View Information About HSR Ratings
The McKees Rocks Bridge is one of the most unique bridges in a county filled with some of the most unique bridges in the country. www.PGHbridges.com calls this bridge a "pattern book on bridge types" and that could not be closer to the truth. The very long bridge stands out because of its variety of span types. The main span over the Ohio River is a braced rib through arch, often also called a "trussed" through arch. This is flanked by spandrel braced deck arch spans. West of all these spans are a series of Warren deck truss spans, that lead the bridge down to a concrete causeway-like structure that has a couple openings that function as grade separations. South of that somewhat unremarkable section of the bridge is the final set of spans, a pair of rare "crescent" arch spans, one of only a handful of known crescent arch bridges in North America. These spans are braced rib through arches, but the crescent name refers to how at the ends of the spans, the top and bottom chords of the arch rib come together, and essentially at the ends of the arch ribs, the ribs are solid ribbed as opposed to braced rib.
The variety of the spans on this bridge are what makes this bridge particularly noteworthy and significant. While the main steel arch span is significant, in some ways, the crescent arch spans are almost more significant because their design is more rare. To make a long story short, many of this bridge's spans would be significant historic bridges even if they were on their own as a single bridge, but together as one monumental bridge this is a very noteworthy historic bridge.
One of the most interesting aspects of the main through arch span is how the design accommodates the fact that the roadway runs at a 3% grade as it works it way east up to Ohio River Boulevard. Although the roadway runs at a grade, the steel through arch itself is not built to a slope, and is positioned horizontally. As such, there is substantially more distance between the deck and the top chord at the west end of the span. As a result, the portal bracing at the east end is a completely different design than the portal bracing at the west end. The western portal bracing has a very deep arch shape much like a half-oval, while the eastern portal bracing is a very shallow arch design. Similarly, the decorative pylon at the western end of the span is much taller than the eastern pylon. A side-by-side comparison of the two portal braces is offered below.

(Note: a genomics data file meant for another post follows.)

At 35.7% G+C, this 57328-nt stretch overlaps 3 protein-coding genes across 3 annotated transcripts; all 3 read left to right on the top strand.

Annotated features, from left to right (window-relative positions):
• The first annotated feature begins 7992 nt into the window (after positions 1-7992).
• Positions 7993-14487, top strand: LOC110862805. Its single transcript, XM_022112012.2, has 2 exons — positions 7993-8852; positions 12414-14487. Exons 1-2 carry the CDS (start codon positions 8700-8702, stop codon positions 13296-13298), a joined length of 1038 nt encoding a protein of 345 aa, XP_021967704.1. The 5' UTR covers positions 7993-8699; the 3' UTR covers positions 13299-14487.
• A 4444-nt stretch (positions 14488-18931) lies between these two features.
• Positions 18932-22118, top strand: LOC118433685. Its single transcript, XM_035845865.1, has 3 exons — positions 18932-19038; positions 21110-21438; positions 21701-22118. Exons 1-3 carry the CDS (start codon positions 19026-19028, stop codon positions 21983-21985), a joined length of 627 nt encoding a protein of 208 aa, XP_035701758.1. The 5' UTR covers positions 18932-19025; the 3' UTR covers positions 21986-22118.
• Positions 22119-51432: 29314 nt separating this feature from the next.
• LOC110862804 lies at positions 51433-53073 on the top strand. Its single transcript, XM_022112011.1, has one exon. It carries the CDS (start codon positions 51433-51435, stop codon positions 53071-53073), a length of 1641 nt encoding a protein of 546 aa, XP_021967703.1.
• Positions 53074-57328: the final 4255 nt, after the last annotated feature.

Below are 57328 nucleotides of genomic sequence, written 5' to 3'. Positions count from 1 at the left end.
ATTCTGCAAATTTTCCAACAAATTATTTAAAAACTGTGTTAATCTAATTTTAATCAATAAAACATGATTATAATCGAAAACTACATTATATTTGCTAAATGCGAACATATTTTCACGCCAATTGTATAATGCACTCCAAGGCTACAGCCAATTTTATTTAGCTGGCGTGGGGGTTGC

© Copyright 2003-2023, HistoricBridges.org. All Rights Reserved. Disclaimer: HistoricBridges.org is a volunteer group of private citizens. HistoricBridges.org is NOT a government agency, does not represent or work with any governmental agencies, nor is it in any way associated with any government agency or any non-profit organization. While we strive for accuracy in our factual content, HistoricBridges.org offers no guarantee of accuracy. Information is provided "as is" without warranty of any kind, either expressed or implied. Information could include technical inaccuracies or errors of omission. Opinions and commentary are the opinions of the respective HistoricBridges.org member who made them and do not necessarily represent the views of anyone else, including any outside photographers whose images may appear on the page in which the commentary appears. HistoricBridges.org does not bear any responsibility for any consequences resulting from the use of this or any other HistoricBridges.org information. Owners and users of bridges have the responsibility of correctly following all applicable laws, rules, and regulations, regardless of any HistoricBridges.org information.